3. Straw Compost Method (shiitake, oyster)

AQIS http://www.aqis.gov.au/ quarantine regulations. Cultures and/or spawn of certain varieties listed on table 1 of the website may be imported from overseas on agar plates, vials, test tubes, straw, sawdust, wood plugs or grain carriers. An import permit is required (fee applies but it is valid for at least a year and can be used for multiple consignments) and each consignment should have a manufacturers declaration enclosed.

June 2012 Meeting – Leicester Jones, naturopath


Wow – a power packed talk. Leicester’s approach to gardening and health are one and the same – get your soil right and feed your family from it. He overcame his own infantile rickets and juvenile arthritis. Everyone agreed Leicester has to come back and share some more of his treasury of information later in the year.

A few highlights;
Kelp – is his preferred fertiliser as every nutrient we have in our bodies is the same as the ocean in the right proportions. Animal manures are defficient as the nutrition has gone into the animal ( milk, meat, bone etc.) Place a square of  dried bullkelp under new plants when setting them out.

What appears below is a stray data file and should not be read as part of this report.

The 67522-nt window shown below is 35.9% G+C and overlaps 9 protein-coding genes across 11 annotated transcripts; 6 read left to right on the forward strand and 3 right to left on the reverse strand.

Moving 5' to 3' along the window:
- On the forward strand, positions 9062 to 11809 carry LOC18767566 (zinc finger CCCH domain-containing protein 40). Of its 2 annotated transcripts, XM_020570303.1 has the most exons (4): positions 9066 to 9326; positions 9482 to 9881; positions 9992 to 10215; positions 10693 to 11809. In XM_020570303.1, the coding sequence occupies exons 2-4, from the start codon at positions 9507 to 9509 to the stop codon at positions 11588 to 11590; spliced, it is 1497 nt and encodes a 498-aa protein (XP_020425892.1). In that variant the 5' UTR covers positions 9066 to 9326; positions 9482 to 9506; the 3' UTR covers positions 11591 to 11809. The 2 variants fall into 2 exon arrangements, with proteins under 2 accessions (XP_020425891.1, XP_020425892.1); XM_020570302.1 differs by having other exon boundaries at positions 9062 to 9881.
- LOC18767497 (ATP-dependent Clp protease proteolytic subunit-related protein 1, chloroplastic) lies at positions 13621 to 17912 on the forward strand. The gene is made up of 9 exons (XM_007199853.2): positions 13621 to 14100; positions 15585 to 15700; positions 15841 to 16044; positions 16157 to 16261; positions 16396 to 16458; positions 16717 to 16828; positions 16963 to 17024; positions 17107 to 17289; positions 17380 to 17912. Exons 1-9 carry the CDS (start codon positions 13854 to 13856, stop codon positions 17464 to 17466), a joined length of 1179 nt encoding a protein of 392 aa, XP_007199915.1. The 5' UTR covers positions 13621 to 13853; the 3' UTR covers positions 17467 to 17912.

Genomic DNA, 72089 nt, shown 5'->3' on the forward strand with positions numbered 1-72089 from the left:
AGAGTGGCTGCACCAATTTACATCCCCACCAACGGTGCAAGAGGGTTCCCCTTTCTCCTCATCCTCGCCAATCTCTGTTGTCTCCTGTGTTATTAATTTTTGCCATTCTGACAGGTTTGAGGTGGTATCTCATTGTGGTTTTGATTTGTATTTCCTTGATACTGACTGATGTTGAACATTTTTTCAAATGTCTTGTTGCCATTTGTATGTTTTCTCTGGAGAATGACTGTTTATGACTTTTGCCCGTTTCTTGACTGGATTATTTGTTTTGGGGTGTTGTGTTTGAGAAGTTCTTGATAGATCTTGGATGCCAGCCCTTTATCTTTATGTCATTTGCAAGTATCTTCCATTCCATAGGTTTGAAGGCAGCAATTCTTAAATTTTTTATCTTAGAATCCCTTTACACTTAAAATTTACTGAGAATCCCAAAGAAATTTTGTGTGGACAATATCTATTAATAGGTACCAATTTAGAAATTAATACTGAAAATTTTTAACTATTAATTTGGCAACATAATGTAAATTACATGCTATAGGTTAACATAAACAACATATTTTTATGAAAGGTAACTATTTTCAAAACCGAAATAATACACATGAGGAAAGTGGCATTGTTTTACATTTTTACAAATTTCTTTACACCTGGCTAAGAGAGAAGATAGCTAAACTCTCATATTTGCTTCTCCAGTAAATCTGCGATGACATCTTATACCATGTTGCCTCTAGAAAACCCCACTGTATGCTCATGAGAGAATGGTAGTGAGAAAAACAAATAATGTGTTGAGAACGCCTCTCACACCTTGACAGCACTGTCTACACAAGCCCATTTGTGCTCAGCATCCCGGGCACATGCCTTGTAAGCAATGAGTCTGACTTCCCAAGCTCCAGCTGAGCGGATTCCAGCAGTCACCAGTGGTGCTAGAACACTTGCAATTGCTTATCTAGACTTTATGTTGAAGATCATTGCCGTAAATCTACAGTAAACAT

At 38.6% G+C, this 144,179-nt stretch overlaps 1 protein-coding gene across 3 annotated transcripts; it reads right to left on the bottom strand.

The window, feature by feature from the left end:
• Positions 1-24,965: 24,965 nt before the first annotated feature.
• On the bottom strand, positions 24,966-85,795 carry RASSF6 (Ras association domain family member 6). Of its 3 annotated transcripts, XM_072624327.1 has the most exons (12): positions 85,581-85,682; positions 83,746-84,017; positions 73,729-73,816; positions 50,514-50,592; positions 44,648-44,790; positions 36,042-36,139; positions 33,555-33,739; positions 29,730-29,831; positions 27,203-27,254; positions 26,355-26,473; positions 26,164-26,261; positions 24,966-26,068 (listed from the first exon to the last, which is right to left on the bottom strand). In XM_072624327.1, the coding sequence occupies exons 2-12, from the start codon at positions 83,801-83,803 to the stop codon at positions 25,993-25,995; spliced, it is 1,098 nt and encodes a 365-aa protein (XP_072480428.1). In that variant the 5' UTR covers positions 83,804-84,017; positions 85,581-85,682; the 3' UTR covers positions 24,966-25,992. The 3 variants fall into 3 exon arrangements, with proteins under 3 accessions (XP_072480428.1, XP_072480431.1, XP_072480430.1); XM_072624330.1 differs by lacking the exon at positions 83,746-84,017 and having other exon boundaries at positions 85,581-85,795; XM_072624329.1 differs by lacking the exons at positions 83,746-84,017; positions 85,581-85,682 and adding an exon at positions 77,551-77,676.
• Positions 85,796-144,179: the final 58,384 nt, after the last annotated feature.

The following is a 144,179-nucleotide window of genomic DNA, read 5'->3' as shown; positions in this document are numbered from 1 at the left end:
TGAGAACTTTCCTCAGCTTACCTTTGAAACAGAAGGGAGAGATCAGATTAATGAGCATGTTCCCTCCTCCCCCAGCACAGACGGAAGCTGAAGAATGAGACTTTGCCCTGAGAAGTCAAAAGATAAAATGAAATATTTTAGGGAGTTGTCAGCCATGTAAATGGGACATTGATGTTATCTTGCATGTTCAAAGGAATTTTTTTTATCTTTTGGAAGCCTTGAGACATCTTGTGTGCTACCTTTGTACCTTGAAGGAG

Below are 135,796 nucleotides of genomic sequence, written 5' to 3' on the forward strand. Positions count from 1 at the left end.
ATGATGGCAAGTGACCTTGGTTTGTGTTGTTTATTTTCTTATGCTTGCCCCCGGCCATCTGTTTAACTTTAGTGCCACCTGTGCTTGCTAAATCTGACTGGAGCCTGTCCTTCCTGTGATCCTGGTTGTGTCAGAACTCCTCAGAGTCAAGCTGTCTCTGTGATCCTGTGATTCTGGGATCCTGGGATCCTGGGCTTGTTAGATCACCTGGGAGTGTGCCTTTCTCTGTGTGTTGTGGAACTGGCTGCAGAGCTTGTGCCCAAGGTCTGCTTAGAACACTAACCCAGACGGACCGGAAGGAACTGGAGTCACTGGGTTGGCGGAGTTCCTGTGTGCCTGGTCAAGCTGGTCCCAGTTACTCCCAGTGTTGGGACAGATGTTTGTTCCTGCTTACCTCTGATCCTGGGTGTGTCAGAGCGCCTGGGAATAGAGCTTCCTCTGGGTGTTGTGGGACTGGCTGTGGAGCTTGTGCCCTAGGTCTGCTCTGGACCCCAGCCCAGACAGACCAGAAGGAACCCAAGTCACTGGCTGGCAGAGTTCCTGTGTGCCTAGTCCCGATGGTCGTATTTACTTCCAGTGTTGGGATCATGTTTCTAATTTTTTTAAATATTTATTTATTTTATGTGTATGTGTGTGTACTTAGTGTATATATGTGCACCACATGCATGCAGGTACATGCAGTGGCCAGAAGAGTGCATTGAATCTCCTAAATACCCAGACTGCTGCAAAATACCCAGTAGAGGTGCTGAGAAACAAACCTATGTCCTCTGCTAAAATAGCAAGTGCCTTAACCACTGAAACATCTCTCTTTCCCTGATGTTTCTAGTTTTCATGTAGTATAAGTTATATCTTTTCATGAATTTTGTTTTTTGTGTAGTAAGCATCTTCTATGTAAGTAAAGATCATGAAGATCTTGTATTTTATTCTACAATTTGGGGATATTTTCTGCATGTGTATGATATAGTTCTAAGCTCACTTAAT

Mutton Bird oil – sustainably harvested local product that is a top grade source of omega 3 oil and vitamin A which is the start for building up health. $20 500ml + postage from Bruce Bensammen 63561430 or $30 litre from Yolla Products. Can be used topically if you don’t like the idea of taking it orally ( editor’s note: ocean omega’s are actually so sure of their products they offer a refund if you are not satisfied. Vegetarians may want to consider the ultimate source of the bird’s omega fats – algae. Nordic Naturals make an algal based omega supplement. If you want to buy it from iherb.com I have had no trouble with many shipments from them and the flat rate postage is only $6 which is cheaper than most australian companies.)

The inspirational Tasmanian Regions magazine put out by DPIPWE (Request a printed version from Simon 62336859 mentioned by Leicester) is also available online – Winter issue


Be aware of  how supermarket food is grown and processed.  Food Inc. both the book by Peter Pringle and the DVD Film mentioned are available from the Library. Pyrethrum has replaced DDT but it is still a neurotoxin – avoid. Unfortunately the barcode number is NOT a guarantee of country of origin if you choose to avoid foods from Asian countries such as China which have no food inspection laws – read the label, ring the company when in doubt. 93″ merely means the parent company is Australian not the ingredients.